MNEs spend huge sums for getting legal advice on tax avoidance. The process has been aided and abetted by large Wall Street banks, advising on mergers and acquisitions. Some estimates put the fees for such move-overs at close to $1 billion in the next three years. Goldman Sachs, JP Morgan Chase and Citibank are the triad who are reportedly active in this business.
The move is unexceptionable on legal grounds and banks’ position is that just as you can shop at the cheapest price, companies should have the right to choose the lowest tax rates.. Any company can lawfully shift its base of operations at its own choice for any gain. However, large scale shifting can affect the local economy and create unemployment as well.
US corporate tax rate is 39 per cent on global profits of its companies. But when an American company chooses to move out of the country, it does not have to pay tax on its incomes in other countries at that rate. Since corporate tax rates are lower, in India for example, it pays to move out of US and set up its tax headquarters within a lower tax jurisdiction. In fact, the Pfizer-Astra Zeneca case had created some discomfort between the US and its most loyal ally, the United Kingdom. The UK is seeking to become a kind of tax haven to attract companies to move into that country.
The International Chamber of Commerce is also seized of the matter and has done some exercises on the implications of these moves. ICC has however concluded that any restrictions on the freedom of the MNEs to move their bases would affect their operations. This can undermine their efficiency and financial planning. Above all, such restrictions would affect cross-border mergers and acquisitions, ICC has argued.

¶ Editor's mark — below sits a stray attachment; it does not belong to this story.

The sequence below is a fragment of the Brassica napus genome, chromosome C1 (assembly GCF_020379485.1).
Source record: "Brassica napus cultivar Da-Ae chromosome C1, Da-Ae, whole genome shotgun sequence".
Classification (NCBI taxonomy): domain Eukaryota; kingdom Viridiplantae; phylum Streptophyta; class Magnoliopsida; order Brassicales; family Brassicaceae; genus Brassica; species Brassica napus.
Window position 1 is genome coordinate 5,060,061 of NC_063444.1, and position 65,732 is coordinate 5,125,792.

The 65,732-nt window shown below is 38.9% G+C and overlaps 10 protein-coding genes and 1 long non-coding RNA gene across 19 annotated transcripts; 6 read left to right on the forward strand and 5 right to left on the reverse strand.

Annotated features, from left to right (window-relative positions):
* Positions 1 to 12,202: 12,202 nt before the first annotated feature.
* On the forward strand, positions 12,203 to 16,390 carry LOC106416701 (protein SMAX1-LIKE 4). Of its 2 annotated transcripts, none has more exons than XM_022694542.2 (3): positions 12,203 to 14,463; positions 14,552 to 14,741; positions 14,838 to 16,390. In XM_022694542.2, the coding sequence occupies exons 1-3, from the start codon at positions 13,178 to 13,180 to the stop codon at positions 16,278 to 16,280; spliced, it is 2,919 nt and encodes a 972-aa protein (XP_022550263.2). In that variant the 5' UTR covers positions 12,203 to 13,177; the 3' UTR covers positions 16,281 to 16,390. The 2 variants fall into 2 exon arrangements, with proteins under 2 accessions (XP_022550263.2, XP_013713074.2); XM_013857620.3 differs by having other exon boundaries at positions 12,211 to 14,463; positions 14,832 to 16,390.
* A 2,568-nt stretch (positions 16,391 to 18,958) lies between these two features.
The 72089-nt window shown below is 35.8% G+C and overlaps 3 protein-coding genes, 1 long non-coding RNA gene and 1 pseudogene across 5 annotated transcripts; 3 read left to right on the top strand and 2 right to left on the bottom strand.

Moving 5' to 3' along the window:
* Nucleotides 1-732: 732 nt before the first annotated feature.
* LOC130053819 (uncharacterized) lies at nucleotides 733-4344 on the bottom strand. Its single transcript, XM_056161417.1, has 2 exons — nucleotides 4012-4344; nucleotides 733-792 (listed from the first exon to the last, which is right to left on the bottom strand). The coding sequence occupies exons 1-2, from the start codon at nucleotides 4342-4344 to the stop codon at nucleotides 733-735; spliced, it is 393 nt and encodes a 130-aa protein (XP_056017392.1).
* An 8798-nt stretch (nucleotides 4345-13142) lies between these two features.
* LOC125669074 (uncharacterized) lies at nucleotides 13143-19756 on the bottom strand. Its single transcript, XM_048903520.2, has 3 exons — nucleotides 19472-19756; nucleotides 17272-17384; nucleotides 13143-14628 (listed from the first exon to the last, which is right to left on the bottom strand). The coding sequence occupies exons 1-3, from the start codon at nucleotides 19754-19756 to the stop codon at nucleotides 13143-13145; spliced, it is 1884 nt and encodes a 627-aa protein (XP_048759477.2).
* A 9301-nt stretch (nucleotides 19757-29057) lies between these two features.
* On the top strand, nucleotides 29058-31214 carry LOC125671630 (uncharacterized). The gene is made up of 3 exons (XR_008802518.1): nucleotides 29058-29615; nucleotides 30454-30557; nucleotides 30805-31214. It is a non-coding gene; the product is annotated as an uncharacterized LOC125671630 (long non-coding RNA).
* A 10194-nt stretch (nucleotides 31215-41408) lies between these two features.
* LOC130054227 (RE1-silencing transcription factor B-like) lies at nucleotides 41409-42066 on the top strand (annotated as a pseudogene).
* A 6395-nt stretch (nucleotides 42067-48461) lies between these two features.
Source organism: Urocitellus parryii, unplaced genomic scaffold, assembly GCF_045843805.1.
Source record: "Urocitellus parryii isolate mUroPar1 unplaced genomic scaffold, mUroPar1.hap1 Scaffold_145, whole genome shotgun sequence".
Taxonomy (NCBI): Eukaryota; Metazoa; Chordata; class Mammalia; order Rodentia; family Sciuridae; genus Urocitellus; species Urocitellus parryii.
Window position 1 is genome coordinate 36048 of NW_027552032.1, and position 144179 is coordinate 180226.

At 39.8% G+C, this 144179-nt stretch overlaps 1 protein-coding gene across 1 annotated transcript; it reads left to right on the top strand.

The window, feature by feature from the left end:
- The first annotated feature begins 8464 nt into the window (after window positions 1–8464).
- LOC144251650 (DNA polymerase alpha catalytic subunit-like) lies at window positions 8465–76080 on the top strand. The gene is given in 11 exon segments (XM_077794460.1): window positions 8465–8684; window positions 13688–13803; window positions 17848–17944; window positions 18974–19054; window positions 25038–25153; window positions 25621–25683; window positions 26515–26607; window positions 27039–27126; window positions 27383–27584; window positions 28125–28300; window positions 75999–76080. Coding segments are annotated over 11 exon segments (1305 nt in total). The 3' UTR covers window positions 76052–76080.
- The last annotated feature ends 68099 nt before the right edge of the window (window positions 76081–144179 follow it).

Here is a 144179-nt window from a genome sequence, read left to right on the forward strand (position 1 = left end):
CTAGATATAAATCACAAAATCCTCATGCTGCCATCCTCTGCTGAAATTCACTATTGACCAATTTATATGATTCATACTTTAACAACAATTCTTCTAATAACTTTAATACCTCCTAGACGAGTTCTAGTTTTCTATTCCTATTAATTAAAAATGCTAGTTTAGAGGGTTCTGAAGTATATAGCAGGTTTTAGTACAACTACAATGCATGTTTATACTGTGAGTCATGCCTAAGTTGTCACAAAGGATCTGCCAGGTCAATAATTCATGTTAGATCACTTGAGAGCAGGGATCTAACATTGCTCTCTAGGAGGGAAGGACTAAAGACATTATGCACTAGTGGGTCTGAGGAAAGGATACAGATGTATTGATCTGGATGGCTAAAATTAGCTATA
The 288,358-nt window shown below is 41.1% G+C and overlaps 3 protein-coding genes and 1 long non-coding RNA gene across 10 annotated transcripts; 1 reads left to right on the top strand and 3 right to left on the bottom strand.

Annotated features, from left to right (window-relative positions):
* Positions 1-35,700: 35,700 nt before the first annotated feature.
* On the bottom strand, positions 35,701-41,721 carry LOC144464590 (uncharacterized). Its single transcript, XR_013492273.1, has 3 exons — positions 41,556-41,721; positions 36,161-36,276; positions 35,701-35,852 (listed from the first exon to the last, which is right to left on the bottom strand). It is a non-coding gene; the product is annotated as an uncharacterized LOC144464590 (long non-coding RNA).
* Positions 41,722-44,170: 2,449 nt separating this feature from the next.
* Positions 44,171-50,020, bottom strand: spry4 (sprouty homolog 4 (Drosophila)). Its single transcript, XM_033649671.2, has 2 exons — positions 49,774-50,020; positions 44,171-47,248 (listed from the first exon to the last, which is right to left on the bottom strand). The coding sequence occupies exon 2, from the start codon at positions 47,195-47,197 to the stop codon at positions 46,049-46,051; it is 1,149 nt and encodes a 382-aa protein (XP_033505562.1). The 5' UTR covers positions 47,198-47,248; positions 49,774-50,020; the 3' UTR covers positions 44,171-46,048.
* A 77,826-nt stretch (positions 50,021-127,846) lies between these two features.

For India, “profit shifting” moves could be beneficial. Lower tax rates, if we adopt that strategy, might just as well bring in some large MNEs. After all, these are high-stake games and any such move is good. The BEPS project is not exactly to the advantage of an emerging economy country. But for India the attraction is that once the other provisions like stopping “treaty shopping” would mean we should be able to avoid the kind of embarrassment we had recently.
As India goes increasingly global, allowing more multinational companies to come into the country, the issue of their taxation would come to the fore. Companies with multiple bases of production could easily use the transfer pricing route for siphoning out incomes and avoid paying due taxes in this country. To have accepted global protocols could be useful in such cases.
While supporting the BEPS project, Nirmala Sitharaman, minister of state for finance, stated that the G20 ministers should also take certain interests of the emerging economy countries on board while finalising the BEPS agreement. She pointed out that the agreement as it was visualised now carries provisions regarding compulsory arbitration or adjudication in international forums. Such provisions could hurt the emerging and developing countries. These might prove to be costly and the developing countries would not often have the technical expertise to pursue such costly litigation abroad. Further, such provisions went against the sovereign rights of the countries as well.
At any rate, taxation of company profits by government and tax planning – which in effect means minimising incidence — by companies are on-going slugfests. In that competition it is difficult to keep pace with the latter.